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A Ray of Light Shines Through for Musician

Musician Dean Madonia of Kalamazoo performed at the New Day Virtual Gala in 2020

Music has always been in Dean’s blood. From a young age, he played piano onstage during his dad’s breaks from singing with the Jim Laury Trio. From there, he would go on to write and produce his own music – even moving to Nashville for a while to pursue his dream of being a singer/songwriter.

When cancer treatments combined with the coronavirus pandemic this year, his days of playing music were cut short – along with his income. As a self-employed musician, playing both in a band and as part of a dueling pianos team in Kalamazoo, Dean and his wife both worked to support their family.  However, being self-employed, he did not have health insurance when he was diagnosed with stage 3B rectal cancer in June 2019.

At the time, Dean didn’t qualify for state insurance either, but he knew he had to keep up on the bills.   He had surgery and tried to go back to work – against his doctors wishes – but it was difficult as he was the lead singer in the band.  In January 2020, Dean got insurance to continue his treatment, but it included an 8K deductible – while he was recovering and earning no income. When the pandemic hit, all of his potential gigs were suddenly cancelled, yet the bills kept rolling in.

“I wasn’t supposed to go back to work while I was on chemo and radiation, but I needed the money,” said Dean. “I was about to vomit onstage a few times. If I had the choice, I wouldn’t have worked at all. It’s been a sore trial and a test, but I’ve gotten through it.”

Eventually, medical complications made working more difficult for him. Ironically, he says, the pandemic forced him out of work, which is when he also realized he shouldn’t be working anyway. Since then, they have cashed in all of their retirement, but with the future so uncertain, he doesn’t know when he will be able to earn a living again as a musician.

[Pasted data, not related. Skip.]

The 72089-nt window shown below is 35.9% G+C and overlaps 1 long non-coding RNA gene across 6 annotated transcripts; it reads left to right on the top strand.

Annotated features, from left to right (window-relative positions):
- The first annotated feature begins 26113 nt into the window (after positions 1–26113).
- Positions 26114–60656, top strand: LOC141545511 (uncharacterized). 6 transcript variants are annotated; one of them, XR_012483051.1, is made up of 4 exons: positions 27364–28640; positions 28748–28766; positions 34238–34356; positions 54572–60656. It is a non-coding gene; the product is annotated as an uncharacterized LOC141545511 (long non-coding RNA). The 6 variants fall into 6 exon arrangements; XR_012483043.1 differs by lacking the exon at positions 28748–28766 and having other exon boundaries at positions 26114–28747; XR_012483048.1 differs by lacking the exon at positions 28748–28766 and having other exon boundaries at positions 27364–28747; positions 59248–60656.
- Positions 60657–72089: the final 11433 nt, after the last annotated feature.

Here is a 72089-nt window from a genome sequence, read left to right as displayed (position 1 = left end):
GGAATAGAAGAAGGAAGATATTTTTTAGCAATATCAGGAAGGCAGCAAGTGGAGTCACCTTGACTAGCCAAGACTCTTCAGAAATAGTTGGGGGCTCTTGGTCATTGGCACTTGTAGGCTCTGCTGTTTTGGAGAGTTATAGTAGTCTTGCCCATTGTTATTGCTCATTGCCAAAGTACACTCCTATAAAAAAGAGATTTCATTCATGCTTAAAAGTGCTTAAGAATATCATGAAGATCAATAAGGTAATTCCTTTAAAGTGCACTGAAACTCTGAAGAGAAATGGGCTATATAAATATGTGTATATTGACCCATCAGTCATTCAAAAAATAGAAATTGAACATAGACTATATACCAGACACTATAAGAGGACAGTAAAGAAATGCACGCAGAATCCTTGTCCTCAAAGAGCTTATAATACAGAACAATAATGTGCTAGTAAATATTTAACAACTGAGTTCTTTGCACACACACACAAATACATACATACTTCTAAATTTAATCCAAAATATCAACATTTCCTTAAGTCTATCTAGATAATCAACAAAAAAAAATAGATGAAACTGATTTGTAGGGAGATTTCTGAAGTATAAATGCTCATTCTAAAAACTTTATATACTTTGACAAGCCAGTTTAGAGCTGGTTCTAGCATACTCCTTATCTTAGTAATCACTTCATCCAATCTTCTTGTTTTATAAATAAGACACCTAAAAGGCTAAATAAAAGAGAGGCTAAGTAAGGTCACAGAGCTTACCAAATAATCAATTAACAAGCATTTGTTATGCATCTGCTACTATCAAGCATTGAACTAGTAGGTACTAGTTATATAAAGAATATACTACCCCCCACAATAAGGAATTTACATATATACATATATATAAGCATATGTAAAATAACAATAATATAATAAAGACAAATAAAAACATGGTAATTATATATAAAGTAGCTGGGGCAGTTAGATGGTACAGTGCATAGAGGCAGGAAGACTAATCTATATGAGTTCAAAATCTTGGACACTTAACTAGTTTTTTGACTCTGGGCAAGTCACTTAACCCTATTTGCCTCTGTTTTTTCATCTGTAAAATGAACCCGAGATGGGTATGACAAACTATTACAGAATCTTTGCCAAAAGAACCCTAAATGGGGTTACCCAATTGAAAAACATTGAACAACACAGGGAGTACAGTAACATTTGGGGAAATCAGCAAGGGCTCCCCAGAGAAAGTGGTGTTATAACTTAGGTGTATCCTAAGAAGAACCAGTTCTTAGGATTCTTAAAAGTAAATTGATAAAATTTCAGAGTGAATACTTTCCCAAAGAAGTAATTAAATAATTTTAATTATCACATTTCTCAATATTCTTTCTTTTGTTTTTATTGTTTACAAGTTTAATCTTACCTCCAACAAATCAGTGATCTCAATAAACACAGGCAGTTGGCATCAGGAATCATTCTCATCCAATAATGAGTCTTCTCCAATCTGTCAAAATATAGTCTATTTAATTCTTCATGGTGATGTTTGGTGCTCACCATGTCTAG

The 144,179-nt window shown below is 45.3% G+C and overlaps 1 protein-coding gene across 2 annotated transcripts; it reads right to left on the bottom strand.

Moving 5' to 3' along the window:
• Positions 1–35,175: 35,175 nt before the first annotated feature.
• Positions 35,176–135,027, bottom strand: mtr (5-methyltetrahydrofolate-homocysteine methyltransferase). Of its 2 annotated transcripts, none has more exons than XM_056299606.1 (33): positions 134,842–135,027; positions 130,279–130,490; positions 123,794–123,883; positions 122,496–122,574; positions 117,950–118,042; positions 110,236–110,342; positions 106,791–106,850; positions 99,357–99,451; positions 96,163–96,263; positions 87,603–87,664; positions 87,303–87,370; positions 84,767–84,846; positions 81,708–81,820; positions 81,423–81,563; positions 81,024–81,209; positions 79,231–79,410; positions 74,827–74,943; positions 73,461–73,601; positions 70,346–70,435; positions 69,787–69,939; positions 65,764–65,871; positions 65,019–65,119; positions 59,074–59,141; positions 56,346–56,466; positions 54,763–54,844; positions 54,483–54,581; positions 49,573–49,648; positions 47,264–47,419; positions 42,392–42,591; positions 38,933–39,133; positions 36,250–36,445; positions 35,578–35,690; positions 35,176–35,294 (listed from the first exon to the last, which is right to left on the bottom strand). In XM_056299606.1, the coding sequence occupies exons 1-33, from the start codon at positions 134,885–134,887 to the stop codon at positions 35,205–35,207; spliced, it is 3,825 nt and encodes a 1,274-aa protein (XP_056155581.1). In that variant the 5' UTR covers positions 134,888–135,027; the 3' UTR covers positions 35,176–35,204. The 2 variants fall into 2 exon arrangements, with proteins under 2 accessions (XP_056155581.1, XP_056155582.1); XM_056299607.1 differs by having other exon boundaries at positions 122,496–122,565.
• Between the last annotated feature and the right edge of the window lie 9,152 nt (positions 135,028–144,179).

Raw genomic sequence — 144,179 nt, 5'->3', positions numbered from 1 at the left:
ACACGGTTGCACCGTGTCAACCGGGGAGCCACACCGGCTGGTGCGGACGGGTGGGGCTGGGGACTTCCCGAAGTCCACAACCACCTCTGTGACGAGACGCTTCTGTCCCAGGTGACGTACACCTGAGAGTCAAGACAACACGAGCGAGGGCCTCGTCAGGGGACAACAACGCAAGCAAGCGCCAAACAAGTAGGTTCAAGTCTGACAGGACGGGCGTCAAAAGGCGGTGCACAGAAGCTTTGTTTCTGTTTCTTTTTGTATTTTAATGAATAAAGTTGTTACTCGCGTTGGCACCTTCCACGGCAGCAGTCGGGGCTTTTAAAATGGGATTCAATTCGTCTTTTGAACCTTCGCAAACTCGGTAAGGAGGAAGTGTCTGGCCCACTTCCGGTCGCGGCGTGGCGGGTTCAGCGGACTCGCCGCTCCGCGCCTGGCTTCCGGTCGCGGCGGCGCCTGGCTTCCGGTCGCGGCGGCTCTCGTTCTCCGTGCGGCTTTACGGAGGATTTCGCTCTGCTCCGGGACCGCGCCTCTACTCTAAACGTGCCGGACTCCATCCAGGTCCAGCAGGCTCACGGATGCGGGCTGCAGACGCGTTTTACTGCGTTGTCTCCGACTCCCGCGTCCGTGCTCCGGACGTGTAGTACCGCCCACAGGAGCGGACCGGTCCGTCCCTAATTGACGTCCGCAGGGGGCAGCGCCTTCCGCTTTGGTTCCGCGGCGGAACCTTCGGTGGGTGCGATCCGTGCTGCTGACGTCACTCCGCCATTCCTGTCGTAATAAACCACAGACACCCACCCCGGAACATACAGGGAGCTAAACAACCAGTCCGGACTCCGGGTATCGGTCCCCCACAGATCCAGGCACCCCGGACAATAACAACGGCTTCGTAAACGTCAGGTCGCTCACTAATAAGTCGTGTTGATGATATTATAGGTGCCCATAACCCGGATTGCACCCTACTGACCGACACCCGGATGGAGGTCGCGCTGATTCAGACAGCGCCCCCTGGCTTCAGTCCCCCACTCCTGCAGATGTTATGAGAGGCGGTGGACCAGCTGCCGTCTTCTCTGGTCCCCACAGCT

Ray of Light

“When I was diagnosed, we were pretty stunned,” he explained. “We really don’t have family nearby, we had no insurance, and we’ll probably have to go bankrupt at some point, but at least we didn’t starve to death.  I didn’t know if I was going die; it was pretty scary.  My (14-year-old) son cried himself to sleep the first night.”

“We were quite relieved (after hearing from New Day),” said Dean.  “I’ve been in kind of a dark place, as you can see, for the last year – so any ray of light is greedily consumed and happily accepted. I was pretty down about how angry everyone is in this country, then I had one friend start a gofundme and it helped get us through. People offered to make food, to drive us places, and I really got to see a lot of good. I appreciate what you do.”

Dean was one of our featured performers during the Hope Shines No-Show Glow in September 2020. He performed a new song that he wrote entitled Learn How To Lean.  As a born performer from the age of six, Dean looks back at the start of his career and he knows this is what he was meant to do.

“Somebody gave me a $1 and back then it was 100 gumballs – I was sold,” said Dean about playing live as a child. “I’ve been onstage ever since then.”


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